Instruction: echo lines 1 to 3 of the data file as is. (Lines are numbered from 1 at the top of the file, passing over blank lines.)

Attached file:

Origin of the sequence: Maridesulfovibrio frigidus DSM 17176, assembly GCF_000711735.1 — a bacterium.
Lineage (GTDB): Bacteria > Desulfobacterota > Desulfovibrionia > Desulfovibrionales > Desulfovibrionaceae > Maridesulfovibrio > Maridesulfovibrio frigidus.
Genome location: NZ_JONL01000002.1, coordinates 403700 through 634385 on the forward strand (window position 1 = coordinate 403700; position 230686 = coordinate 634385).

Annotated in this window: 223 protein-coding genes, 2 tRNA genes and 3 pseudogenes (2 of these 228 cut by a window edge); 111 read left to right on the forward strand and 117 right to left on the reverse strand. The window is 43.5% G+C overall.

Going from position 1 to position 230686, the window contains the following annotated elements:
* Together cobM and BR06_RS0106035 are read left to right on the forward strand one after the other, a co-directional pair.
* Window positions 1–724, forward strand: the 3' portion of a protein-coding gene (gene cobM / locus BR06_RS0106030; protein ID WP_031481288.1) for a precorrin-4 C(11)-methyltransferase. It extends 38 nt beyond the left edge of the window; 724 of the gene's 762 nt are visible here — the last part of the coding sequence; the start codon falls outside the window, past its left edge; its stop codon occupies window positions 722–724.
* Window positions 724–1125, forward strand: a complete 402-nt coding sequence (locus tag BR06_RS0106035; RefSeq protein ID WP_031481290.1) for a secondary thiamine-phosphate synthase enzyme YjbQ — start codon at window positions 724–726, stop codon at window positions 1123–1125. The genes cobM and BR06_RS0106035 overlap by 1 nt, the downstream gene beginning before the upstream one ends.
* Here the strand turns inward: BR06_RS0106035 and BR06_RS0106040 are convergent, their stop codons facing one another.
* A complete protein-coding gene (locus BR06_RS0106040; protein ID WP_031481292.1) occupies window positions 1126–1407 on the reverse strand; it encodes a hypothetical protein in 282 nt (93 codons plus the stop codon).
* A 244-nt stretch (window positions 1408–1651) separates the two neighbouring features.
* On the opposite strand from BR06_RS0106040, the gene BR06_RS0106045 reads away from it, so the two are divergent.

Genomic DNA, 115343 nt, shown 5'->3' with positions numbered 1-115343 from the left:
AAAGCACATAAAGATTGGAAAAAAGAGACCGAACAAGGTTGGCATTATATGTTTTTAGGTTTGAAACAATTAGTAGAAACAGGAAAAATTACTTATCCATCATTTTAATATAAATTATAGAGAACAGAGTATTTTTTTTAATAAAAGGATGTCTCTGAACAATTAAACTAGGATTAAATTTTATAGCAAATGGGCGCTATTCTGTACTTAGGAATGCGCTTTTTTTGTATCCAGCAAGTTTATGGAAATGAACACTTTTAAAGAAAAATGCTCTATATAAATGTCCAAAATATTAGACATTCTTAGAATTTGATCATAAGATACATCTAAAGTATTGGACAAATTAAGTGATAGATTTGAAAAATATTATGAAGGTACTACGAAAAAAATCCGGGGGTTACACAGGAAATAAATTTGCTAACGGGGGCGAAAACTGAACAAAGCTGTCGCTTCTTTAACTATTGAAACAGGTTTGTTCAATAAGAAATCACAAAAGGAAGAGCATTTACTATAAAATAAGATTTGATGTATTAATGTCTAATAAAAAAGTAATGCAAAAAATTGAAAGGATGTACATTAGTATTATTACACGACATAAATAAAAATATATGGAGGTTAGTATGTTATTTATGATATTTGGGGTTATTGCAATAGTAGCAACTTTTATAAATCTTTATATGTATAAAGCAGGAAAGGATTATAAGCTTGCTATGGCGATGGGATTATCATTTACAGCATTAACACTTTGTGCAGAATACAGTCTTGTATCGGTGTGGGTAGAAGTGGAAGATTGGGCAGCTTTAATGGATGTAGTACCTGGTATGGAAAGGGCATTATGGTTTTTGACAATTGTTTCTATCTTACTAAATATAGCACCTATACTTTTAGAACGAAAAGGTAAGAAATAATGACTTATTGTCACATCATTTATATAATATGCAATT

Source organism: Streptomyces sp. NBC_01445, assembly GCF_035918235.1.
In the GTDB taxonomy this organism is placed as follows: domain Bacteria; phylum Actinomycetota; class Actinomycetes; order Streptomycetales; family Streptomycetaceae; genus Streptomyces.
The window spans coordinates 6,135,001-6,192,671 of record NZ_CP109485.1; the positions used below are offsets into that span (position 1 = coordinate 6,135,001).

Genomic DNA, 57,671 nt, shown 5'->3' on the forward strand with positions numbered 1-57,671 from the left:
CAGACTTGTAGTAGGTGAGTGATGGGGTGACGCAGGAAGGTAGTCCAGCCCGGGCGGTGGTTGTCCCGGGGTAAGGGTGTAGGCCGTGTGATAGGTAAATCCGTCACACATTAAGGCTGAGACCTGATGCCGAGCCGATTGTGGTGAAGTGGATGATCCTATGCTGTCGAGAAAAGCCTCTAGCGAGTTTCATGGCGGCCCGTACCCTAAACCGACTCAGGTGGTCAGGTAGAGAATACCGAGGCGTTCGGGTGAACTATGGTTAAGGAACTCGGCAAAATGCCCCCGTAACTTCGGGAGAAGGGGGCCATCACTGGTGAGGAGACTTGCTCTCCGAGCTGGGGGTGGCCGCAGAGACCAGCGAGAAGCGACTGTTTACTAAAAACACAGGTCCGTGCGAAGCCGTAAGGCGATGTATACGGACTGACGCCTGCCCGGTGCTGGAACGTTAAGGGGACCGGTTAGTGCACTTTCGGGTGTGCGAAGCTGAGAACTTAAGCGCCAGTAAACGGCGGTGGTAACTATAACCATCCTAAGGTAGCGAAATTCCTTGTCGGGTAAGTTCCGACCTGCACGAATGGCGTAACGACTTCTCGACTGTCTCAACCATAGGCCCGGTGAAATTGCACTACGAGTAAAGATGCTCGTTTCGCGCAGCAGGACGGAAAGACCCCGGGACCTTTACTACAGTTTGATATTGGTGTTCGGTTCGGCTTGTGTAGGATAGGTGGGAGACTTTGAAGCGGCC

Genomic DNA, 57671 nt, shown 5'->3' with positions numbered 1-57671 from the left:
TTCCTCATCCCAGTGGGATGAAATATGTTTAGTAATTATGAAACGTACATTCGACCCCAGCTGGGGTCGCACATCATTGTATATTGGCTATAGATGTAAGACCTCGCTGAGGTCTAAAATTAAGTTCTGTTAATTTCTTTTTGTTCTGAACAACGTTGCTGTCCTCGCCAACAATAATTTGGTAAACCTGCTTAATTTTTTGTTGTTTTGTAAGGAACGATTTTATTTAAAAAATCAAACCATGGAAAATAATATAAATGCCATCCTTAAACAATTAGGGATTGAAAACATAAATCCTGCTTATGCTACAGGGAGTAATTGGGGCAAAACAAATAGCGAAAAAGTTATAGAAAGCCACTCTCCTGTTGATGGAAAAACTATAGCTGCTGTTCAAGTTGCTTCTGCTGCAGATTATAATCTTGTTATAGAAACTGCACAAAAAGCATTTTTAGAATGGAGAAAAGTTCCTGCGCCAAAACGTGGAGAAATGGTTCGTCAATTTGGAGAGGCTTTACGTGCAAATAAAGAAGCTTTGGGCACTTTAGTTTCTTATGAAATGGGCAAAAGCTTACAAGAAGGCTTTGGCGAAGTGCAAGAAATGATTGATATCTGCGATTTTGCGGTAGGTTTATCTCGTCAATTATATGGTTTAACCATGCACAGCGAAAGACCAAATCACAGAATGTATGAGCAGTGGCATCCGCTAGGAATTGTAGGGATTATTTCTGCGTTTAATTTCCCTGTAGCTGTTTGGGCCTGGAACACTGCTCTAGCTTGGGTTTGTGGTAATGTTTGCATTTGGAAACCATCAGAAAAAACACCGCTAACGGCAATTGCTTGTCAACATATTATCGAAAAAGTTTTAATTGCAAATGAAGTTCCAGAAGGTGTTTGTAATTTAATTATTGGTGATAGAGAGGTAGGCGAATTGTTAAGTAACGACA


Origin of the sequence: Maridesulfovibrio frigidus DSM 17176, assembly GCF_000711735.1 — a bacterium.
Lineage (GTDB): Bacteria > Desulfobacterota > Desulfovibrionia > Desulfovibrionales > Desulfovibrionaceae > Maridesulfovibrio > Maridesulfovibrio frigidus.
Genome location: NZ_JONL01000002.1, coordinates 403700 through 634385 on the forward strand (window position 1 = coordinate 403700; position 230686 = coordinate 634385).